Cox v. US

Decision Date04 December 1992
Docket NumberCiv. A. No. 90-0126-C(S).
Citation827 F. Supp. 378
CourtU.S. District Court — Northern District of West Virginia
PartiesJohn R. COX and Rhonda K. Cox, as natural parents and next friend of Melissa Dawn Cox, Melissa Dawn Cox, individually, John Eric Cox and Jeffrey Robert Cox, Plaintiffs, v. UNITED STATES of America, Defendant.

David J. Romano, Clarksburg, WV, for plaintiffs.

William A. Kolibash, Helen Campbell Altmeyer, Wheeling, WV, for defendant.


STAMP, District Judge.

I. Introduction

Plaintiffs, filed the complaint in this civil action on December 11, 1990. The complaint, which was filed under the Federal Tort Claims Act, 28 U.S.C. § 2674 (1986), alleges that negligence on the part of the Corps of Engineers caused injury to the plaintiff, Melissa Dawn Cox. Ms. Cox was injured at Sutton Lake in Braxton County, West Virginia on June 6, 1988, when she fell from a rope swing which was hanging from a tree near the edge of the lake. Four motions remain pending in this matter and will be resolved in this opinion. First, the United States filed, on March 29, 1991, a Motion To Dismiss Under Rule 12(b)(6) Of The Federal Rules Of Civil Procedure And Motion To Strike Under Rule 12(f) Of The Federal Rules Of Civil Procedure. Plaintiffs filed their responsive memorandum on April 15, 1991. The United States filed its reply brief on April 19, 1991.

Next, the United States filed two motions on September 29, 1992, a Motion To Dismiss For Lack Of Subject Matter Jurisdiction and a Motion For Summary Judgment. Plaintiffs filed their responsive brief on October 20, 1992. The United States filed its reply on October 28, 1992.

Finally, on November 12, 1992, the United States filed a motion to continue the case generally primarily because the other three motions remained pending and the case was set for pre-trial conference on December 4, 1992, and jury selection and commencement of trial on January 5, 1993. The plaintiffs filed their response, opposing the motion, on November 20, 1992.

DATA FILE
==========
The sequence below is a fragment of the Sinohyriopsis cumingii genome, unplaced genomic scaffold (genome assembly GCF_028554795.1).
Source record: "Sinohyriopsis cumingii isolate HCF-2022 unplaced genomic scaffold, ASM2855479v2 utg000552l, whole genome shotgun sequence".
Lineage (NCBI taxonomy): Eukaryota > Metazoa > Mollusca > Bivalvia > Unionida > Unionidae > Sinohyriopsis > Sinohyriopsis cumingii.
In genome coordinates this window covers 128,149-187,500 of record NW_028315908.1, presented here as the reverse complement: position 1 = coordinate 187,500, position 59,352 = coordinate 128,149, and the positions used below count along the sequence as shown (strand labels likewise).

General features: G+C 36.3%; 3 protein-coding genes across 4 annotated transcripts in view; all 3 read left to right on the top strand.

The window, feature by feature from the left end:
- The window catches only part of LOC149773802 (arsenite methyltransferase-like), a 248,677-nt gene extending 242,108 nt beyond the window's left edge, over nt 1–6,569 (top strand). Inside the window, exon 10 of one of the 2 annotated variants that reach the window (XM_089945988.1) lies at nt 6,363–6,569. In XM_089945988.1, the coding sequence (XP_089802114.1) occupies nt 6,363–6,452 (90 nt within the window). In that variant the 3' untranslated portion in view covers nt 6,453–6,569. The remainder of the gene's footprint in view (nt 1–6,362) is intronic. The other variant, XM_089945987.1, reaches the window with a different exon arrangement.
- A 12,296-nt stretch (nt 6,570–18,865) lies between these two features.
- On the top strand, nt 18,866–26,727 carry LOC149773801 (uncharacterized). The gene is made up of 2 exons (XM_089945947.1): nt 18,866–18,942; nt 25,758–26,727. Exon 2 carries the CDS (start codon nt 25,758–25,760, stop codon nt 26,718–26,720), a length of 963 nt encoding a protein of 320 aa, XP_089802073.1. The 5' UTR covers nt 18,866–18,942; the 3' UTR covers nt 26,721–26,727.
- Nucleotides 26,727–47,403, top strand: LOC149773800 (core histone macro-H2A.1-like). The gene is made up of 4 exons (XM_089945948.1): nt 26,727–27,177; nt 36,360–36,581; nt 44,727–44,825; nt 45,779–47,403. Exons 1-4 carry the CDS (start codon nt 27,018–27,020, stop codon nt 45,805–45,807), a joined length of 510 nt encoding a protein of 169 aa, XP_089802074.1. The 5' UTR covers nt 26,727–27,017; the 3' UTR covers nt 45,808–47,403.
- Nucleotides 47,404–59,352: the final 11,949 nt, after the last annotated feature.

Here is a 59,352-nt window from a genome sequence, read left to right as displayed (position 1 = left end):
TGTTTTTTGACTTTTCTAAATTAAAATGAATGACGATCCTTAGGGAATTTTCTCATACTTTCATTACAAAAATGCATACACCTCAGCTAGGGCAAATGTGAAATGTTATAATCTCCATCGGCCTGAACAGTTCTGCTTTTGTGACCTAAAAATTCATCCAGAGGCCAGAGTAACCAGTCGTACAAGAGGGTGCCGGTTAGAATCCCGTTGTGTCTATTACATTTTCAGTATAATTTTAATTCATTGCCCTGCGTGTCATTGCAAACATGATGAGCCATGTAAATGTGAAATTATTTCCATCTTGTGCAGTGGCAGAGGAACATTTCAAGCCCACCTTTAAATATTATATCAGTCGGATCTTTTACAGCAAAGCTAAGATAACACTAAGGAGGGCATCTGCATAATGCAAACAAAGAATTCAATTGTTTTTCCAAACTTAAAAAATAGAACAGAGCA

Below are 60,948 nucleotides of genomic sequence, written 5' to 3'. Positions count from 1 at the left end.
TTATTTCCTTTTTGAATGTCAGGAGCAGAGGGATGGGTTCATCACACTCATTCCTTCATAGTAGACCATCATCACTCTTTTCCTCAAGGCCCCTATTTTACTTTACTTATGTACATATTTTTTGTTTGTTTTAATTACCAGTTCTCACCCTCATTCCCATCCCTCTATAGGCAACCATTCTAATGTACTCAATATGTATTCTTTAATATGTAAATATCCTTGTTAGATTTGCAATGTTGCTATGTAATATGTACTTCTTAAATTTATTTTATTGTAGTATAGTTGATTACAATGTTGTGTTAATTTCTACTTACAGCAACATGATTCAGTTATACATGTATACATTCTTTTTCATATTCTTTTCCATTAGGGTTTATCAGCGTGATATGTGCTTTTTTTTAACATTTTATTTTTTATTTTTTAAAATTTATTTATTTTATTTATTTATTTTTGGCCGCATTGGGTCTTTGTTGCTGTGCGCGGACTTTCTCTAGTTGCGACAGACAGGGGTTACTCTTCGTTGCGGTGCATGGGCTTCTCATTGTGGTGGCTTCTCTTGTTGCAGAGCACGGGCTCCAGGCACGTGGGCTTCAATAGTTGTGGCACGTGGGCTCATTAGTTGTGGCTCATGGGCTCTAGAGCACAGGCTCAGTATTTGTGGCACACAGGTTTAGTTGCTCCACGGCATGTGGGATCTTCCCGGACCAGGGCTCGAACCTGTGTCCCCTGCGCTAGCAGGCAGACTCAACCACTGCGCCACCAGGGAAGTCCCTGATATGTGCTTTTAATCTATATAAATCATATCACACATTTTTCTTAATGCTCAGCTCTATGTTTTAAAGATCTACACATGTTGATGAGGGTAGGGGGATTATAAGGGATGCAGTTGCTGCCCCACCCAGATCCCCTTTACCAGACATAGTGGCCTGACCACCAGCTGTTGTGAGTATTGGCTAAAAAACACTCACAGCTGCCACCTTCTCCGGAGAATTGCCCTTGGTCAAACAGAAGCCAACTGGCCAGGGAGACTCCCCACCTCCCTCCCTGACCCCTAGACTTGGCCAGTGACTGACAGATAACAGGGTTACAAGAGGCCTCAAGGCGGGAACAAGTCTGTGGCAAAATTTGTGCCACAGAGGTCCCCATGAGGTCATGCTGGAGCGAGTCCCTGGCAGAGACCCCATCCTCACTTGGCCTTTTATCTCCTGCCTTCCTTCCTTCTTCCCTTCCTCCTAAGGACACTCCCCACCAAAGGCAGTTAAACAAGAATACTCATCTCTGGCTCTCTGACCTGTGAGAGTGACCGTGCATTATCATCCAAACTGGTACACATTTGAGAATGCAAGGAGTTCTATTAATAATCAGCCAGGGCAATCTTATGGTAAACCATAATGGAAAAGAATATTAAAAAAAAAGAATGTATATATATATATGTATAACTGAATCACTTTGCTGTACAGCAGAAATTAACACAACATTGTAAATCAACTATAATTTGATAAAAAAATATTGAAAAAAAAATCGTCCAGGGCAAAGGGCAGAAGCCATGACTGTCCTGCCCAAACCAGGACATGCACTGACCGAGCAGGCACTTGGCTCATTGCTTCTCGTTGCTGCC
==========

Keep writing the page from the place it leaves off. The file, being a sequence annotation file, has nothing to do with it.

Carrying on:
For the reasons stated herein, and as previously communicated to the parties by telephone prior to the entry of this Memorandum Opinion and Order, the United States' motion to dismiss for lack of subject matter jurisdiction is DENIED. The United States' motion for summary judgment is GRANTED. Because this Court will grant summary judgment in favor of the United States, this Court does not address the United States' motion to dismiss and strike. In addition, because this Court is granting summary judgment, the motion for continuance is rendered moot.

II. Undisputed Facts

The Sutton Lake reservoir is a federal flood control project located in Braxton County, West Virginia, on the Elk River, a tributary of the Kanawha River. This project was authorized by the Flood Control Act of 1928, Public Law No. 761, for the primary purpose of flood control. The project is maintained by the United States Army Corps of Engineers, an agency of the United States of America (hereinafter "the United States").

As is usually the case with regard to such federal flood control projects, the lake was opened to the public for recreational purposes. There is no charge by the United States for the use of the lake or the land surrounding the lake for swimming, picnicking, or other recreational purposes. On land encompassed within the project there are three campsites, the most elaborate of which requires a minimal payment of $10 for the use of electricity and facilities. One of the campsites is free of charge. Also located on the lake is a small marina and snack shop which is operated by a concessionaire, Sutton Lake Marina, Inc., which offers snacks and boat rental for those seeking such services. Sutton Lake Marina, Inc., pays a flat rental fee to the United States for the right to operate the stand.

The marina concessionaire paid the United States a flat rental fee of $100.00 per month, in order to operate his business on the United States' property. While the lease contained a provision for graduated rent should its profits exceed a certain amount, the amounts paid under that provision, when activated, were minimal ($105.75 for the year 1990 and $938.00 for the years 1987 and 1988). In addition, pursuant to 33 U.S.C. § 701c-3 (1986), the United States forwards seventy-five percent of the rental received from the concessionaire to the State of West Virginia. The concessionaire is a contractor whose business is operated totally independent of the United States.